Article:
Expert speaks on cyberbullying


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Not long ago, when kids were bullied on the playground, they could often go home to get away from it.

But now, virtually anyone can bully students instantly from the touch of a cell-phone or computer. And that's a growing problem, experts said.

Justin Patchin, an associate professor of criminal justice at the University of Wisconsin-Eau Claire, spoke about cyberbullying to Iowa City parents on Monday night in the Iowa City Public Library, 123 S. Linn St. He had spoken to students at City and West High Schools earlier in the day.

Monday evening, he talked about some of the effective ways parents can talk to their kids about being bullied.

"Parents find it very sad that cyberbullying is occurring," he said.

Incidents of cyberbullying are reported more often in the media as more teens are online and have access to social-networking sites such Facebook and MySpace, he said.

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According to the National Crime Prevention Council website, 43 percent of teens have been victims of cyberbullying in the last year.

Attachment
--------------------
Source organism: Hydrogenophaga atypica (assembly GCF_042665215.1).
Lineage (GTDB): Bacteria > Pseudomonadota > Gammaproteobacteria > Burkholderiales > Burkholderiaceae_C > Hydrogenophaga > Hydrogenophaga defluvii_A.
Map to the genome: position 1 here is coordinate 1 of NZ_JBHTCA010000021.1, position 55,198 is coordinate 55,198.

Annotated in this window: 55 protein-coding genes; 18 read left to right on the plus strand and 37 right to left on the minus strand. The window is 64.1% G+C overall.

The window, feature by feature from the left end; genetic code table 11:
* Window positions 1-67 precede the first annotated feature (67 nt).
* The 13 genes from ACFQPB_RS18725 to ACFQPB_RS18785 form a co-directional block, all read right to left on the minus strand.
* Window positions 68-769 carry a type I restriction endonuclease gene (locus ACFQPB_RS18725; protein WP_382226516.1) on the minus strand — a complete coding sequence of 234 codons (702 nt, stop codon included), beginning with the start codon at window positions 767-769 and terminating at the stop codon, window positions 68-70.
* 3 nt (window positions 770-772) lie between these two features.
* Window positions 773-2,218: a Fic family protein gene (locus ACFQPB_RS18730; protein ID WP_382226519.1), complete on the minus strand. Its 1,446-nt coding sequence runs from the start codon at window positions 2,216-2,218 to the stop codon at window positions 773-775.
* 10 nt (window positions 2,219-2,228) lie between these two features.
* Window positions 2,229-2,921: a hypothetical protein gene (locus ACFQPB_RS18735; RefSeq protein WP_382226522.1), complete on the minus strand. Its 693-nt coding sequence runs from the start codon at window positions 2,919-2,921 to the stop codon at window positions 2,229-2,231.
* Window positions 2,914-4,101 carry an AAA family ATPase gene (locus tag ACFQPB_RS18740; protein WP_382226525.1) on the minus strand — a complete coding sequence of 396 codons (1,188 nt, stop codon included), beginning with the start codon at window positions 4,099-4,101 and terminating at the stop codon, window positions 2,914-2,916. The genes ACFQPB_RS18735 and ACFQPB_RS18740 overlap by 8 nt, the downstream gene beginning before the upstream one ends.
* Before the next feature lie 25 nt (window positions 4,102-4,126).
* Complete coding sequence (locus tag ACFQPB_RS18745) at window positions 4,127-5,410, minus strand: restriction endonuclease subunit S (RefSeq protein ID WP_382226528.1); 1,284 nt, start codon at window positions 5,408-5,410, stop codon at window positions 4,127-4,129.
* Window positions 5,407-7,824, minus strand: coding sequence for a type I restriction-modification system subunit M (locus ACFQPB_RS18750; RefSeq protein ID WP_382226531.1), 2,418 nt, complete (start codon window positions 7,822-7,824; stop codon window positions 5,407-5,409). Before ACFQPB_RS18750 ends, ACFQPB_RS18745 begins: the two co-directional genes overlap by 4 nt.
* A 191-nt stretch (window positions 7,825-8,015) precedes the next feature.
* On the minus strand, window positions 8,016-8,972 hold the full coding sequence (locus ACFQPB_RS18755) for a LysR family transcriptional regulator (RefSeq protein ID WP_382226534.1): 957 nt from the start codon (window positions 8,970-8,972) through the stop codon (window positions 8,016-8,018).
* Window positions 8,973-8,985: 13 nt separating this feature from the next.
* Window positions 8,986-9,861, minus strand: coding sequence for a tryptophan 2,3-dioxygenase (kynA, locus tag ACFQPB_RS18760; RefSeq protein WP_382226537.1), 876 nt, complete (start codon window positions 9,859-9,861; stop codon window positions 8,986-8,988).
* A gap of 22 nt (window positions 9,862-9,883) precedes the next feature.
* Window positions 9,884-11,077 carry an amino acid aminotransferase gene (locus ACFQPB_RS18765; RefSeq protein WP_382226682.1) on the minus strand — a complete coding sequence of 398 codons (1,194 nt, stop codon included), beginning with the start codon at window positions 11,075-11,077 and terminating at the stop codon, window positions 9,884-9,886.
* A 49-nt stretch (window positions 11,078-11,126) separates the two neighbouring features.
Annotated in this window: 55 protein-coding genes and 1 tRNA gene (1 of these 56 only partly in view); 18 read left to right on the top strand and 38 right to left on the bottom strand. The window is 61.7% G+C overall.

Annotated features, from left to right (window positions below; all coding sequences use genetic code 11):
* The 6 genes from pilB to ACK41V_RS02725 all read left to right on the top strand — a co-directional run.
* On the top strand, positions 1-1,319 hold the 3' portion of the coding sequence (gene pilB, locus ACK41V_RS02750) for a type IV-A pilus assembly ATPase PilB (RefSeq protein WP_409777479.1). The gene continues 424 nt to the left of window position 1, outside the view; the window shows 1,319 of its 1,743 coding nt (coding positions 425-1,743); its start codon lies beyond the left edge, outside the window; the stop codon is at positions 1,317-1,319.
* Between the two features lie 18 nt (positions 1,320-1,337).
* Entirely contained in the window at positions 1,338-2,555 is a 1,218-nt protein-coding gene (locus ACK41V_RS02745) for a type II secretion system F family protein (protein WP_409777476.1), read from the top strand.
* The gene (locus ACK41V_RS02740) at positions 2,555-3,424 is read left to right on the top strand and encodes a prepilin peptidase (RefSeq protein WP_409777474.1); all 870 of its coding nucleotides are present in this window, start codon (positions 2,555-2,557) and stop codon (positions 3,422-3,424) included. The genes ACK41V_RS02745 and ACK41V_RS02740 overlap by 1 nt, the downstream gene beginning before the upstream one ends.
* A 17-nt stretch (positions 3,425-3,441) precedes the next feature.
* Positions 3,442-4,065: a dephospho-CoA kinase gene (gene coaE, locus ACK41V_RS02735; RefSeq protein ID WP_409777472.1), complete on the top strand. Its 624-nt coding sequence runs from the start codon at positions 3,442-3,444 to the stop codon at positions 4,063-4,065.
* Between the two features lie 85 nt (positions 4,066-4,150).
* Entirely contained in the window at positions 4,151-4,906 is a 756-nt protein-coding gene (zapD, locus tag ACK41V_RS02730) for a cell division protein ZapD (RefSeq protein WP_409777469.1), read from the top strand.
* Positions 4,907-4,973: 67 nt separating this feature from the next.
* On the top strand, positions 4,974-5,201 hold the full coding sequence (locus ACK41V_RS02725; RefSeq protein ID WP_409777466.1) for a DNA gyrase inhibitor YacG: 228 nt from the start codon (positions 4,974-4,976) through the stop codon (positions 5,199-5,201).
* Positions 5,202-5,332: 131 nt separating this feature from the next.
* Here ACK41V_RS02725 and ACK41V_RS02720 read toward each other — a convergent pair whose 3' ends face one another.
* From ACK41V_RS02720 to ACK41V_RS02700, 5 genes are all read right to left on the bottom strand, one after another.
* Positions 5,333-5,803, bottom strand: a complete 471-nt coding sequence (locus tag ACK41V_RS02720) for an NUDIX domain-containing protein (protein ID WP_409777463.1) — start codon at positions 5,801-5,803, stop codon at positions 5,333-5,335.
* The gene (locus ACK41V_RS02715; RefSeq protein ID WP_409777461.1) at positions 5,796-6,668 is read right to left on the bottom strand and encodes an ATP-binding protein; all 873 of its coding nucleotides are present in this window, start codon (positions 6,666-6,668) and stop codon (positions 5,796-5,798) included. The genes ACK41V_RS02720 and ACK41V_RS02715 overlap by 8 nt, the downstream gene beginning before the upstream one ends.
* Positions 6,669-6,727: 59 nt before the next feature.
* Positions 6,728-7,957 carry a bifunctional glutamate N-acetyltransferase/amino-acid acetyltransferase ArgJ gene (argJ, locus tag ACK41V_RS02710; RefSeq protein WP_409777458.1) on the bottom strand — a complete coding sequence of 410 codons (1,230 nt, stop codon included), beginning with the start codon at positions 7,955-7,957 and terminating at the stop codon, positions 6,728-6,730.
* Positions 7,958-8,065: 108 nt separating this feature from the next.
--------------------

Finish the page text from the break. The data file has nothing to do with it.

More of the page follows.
Though Patchin said cyberbullying is a large problem, it wouldn't work to simply restrict teens from the Internet.

"If we take technology away from them, they will be at a disadvantage," he said.

Megan Moreno, an assistant professor of pediatrics and adolescent medicine at the University of Wisconsin-Madison, noted a situation five years ago in which a teenage girl had a group of her friends post embarrassing pictures of her on the Internet.

"She had really bad stomach aches because she didn't want to eat," Moreno said, noting the severity of physical symptoms as a result of bullying.

Some of Patchin's main points when speaking to students were the seriousness, consequences, and responsible uses of social-messaging sites and awareness of what they put on the web, said City High Principal John Bacon.

"I was glad that the students learned about the situation," he said. "Students walking away from the program feel empowered and that they should be happy at school."

The University of Iowa also has ways to help students deal with cyberbullying.

"If students come to us, we work with them to manage the situation," said Kathy Staley, an assistant director of the University Counseling Service.

She said seeking revenge on the bully only worsens the situation.

"We talk to the person about the situation and give them alternatives," she said.

Sarah Richardson, a parent of City High student and part of the City High Parent Student Teacher Organization, said the presentation was up-to-date and very useful.

"The most important thing is to communicate with your children and ask them questions," she said.

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